Cuba is a country of complex history and culture. With a mixture of tradition stemming from Taino Arawak roots, Spanish colonialism and African lineage, the country of more than 11 million has a sense of pride that appears infectious. That same pride is taken in many areas such as scholarship, music, sport and art. One of the art forms that is highly revered in Cuba is chess. With a rich tradition stemming from the world championship of José Raúl Capablanca, chess has become fully integrated as a national pastime.
If one goes to Cuba and visits the Capablanca Chess Club, one will find enthusiastic players engaging in blitz sessions and intense analysis of games. The players are very passionate, have a good standard and many strong players claim roots at the club. Because of this chess culture Cuba has developed into a chess power and is currently ranked #19 in the world… second to the U.S. in the western hemisphere. Leinier Domínguez is the top-rated player while the top-rated female player currently is Oleiny Linares Nápoles, winner of silver medal at Dresden Olympiad. Perhaps the Spanish name “Linares” is now known for more than the defunct super-GM tournament.
Born in the region of Santiago de Cuba in 1983, Linares hails from the same region of the great Afro-Cuban revolutionary, Lt. General José Antonio de la Caridad Maceo y Grajales… or simply Antonio Maceo. It is also the place where national hero Jose Marti is buried and incidentally Linares lives in the district bearing his name. There are a large number of Afro-Cubans in the city of Santiago de Cuba and Linares is one “Santiaguera” who has shined on the chess scene. Born June 27th, 1983 in Santiago she is a veteran of three Olympiad tournaments and has won several national titles. She earned the Women FIDE Master (WFM) title in 2000.
At the 2008 Dresden Olympiad, she rose to international prominence by scoring 9/10 (+8-0=2) and earning both a silver medal and the WIM title. In 2010, Linares became the women’s Cuban national champion and would help the team score a splendid result in the Olympiad in Khanty-Mansiysk. Cuban women achieved their highest ranking ever of 4th after wins over Latvia and Croatia. Linares would score 5.5/9 on second board and later be awarded the WGM title.
In 2012, Cuba was unable to repeat the success of the previous Olympiad and came in 19th despite only two losses. Both Linares (who was pregnant) and Lisandra Ordaz Valdes scored 6/10 at the 2012 Istanbul Olympiad (Linares on board #3). She won Havana’s Concluyó la Copa Giraldilla with 6.5/9. In this year’s women’s national championship, she came in joint 4th with the legendary WGM Maritza Arribas winning her 10th title.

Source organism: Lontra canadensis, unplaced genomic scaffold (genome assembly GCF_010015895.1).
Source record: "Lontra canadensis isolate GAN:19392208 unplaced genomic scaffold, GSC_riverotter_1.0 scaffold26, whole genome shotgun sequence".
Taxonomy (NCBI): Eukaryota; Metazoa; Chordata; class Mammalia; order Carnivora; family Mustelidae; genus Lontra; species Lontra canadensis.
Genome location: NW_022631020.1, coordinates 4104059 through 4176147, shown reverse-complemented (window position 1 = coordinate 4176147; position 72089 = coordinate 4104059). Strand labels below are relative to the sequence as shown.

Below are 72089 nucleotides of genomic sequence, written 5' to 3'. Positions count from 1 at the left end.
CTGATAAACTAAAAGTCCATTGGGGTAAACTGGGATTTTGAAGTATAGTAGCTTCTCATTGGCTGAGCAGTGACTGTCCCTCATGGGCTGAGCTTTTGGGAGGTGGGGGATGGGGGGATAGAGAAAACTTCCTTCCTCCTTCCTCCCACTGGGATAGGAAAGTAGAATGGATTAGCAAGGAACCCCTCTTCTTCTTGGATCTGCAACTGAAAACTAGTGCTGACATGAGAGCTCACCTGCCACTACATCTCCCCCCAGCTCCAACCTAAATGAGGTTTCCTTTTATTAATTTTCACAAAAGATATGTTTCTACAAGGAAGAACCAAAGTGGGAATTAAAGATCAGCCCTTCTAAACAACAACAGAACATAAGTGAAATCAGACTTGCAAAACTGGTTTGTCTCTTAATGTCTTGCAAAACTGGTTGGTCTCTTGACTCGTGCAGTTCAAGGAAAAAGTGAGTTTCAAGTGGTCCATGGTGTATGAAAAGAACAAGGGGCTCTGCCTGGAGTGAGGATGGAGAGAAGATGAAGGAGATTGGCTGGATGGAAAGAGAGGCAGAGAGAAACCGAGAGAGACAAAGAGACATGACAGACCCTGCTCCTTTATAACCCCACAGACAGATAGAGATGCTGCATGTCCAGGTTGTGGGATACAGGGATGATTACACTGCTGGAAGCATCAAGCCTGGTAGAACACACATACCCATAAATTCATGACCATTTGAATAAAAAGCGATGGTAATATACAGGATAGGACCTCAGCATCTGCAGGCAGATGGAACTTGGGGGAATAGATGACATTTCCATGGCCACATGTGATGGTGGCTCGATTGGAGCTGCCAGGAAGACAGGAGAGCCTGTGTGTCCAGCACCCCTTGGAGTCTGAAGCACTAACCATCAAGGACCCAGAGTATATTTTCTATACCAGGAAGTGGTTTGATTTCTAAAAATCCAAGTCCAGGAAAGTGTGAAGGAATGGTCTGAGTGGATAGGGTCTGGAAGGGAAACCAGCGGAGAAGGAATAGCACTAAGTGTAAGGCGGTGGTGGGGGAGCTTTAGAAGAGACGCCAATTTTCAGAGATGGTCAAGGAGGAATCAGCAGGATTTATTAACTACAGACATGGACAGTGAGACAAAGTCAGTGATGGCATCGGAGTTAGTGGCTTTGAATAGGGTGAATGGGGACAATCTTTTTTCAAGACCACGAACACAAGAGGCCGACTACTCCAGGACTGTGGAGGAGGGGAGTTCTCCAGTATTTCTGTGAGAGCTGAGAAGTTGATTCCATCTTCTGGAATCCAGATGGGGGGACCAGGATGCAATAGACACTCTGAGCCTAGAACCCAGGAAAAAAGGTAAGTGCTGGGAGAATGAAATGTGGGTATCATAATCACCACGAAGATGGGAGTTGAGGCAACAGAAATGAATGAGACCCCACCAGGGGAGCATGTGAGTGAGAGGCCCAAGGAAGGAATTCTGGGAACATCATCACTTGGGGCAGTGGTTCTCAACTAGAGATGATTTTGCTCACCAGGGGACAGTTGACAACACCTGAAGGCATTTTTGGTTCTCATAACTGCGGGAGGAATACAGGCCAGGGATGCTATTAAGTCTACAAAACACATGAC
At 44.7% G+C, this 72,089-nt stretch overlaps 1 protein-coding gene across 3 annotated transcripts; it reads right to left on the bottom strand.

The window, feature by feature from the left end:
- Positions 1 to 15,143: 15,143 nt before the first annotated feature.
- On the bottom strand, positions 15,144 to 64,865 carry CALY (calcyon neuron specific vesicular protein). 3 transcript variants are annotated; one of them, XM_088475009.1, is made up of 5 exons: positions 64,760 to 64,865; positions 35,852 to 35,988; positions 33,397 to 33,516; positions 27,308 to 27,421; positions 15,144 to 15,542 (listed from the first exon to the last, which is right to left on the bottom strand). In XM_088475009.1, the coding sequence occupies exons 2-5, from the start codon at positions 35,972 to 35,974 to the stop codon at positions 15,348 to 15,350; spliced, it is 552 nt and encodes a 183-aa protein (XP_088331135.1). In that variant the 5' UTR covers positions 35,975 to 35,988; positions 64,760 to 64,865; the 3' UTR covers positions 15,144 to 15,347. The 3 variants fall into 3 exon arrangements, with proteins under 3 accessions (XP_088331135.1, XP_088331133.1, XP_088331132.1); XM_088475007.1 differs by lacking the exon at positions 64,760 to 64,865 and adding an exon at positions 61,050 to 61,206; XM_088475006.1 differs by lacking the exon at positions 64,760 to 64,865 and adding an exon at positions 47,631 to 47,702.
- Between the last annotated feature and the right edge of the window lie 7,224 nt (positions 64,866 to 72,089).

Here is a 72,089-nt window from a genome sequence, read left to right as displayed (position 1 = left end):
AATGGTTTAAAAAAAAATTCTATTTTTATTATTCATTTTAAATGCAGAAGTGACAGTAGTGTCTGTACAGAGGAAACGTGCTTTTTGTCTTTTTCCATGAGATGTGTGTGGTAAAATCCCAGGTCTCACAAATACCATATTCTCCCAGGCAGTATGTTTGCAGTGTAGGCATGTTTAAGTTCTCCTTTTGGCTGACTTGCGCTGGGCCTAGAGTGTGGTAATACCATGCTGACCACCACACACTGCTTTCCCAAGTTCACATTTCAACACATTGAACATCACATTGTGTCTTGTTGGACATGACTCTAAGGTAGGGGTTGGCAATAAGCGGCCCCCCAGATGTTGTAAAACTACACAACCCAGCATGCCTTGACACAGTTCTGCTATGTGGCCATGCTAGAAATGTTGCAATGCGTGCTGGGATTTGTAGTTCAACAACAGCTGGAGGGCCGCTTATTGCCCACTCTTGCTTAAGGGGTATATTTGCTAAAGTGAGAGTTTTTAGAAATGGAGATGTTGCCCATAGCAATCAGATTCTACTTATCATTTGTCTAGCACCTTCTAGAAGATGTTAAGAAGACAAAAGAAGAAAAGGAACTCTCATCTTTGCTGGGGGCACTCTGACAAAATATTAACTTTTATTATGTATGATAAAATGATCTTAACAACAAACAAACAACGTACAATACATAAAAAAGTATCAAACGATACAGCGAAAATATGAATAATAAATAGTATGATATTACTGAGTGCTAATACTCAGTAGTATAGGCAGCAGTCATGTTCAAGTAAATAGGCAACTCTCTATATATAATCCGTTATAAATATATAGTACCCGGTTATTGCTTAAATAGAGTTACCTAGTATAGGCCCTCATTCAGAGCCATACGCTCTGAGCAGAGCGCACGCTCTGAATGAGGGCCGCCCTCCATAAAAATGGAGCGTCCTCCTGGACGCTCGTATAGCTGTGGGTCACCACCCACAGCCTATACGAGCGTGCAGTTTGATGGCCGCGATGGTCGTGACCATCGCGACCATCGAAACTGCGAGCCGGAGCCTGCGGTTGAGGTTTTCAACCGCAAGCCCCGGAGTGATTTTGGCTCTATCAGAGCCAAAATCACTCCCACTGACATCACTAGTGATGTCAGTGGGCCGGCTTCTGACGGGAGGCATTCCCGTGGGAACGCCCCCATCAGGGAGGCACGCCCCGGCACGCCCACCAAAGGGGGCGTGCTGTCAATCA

In March of this year, Linares competed in the Capablanca Memorial, the annual tournament that attracts some of the world elite including Vassily Ivanchuk. The tournament is comprised of two sections: the Elite section, a near-2700 level tournament and the Premier section which is comprised of strong master-level players. While Hungarian Grandmaster Zoltan Almasi won the Elite section with 6.5/9, Linares won the Premier section with 7/9 with superior tiebreaks over IM Carlos Davila. In doing so, she scored a second IM-norm and it confirms the fact that women competing in the strongest available fields can yield good results.
Linares winning 1st at the 2013 Capablanca Memorial.
Linares can be considered one of the strongest players of African ancestry (male or female), but most certainly the strongest woman. It goes without saying that the success of this talented Afro-Cuban woman should not go unnoticed despite the lack of exposure Cuba gets in the mainstream western media. In addition, it is noted that her success should encourage women to come out of the comfort of playing solely in women’s tournaments since there are no limitations that would normally occur if brute strength were required.
A proud mother of two daughters (Mirtha Esther and Faith Victoria) with a supportive husband, she represents all that is good about chess and provides inspiration for those who may believe there are limitations of race and gender in the chess realm. Cuba is a country of intrigue and nostalgic beauty. It is a country with a complex geopolitical and sociocultural landscape, yet it is a country presenting many examples of resourcefulness and opportunism.
Rogelio Ortega is a name Linares must surely know. As the 1958 and 1966 national champion of Cuba, he served as a trailblazer in times where master-level players of African descent were rare. Ortega traveled the world competing against legends like Semyon Furman, Saloman Flohr, Max Euwe, Wolfang Uhlmann and Vlastmil Hort. Despite the height of Cuba-U.S. political tension, he traveled to the U.S. to play in the 1959 U.S. Open. He is honored by a memorial tournament in Cuba every year.
The aforementioned Afro-Cuban Antonio Maceo is honored on the Cuban peso and considered a national hero. More than 100 years later, we find another Afro-Cuban from the same city serving not as a soldier, but an ambassador of a sport that ofttimes is very exclusive. It is with such an example that Oleiny Linares Nápoles can continue her quest for excellence in chess and help present a picture of chess that is universal and more inclusive.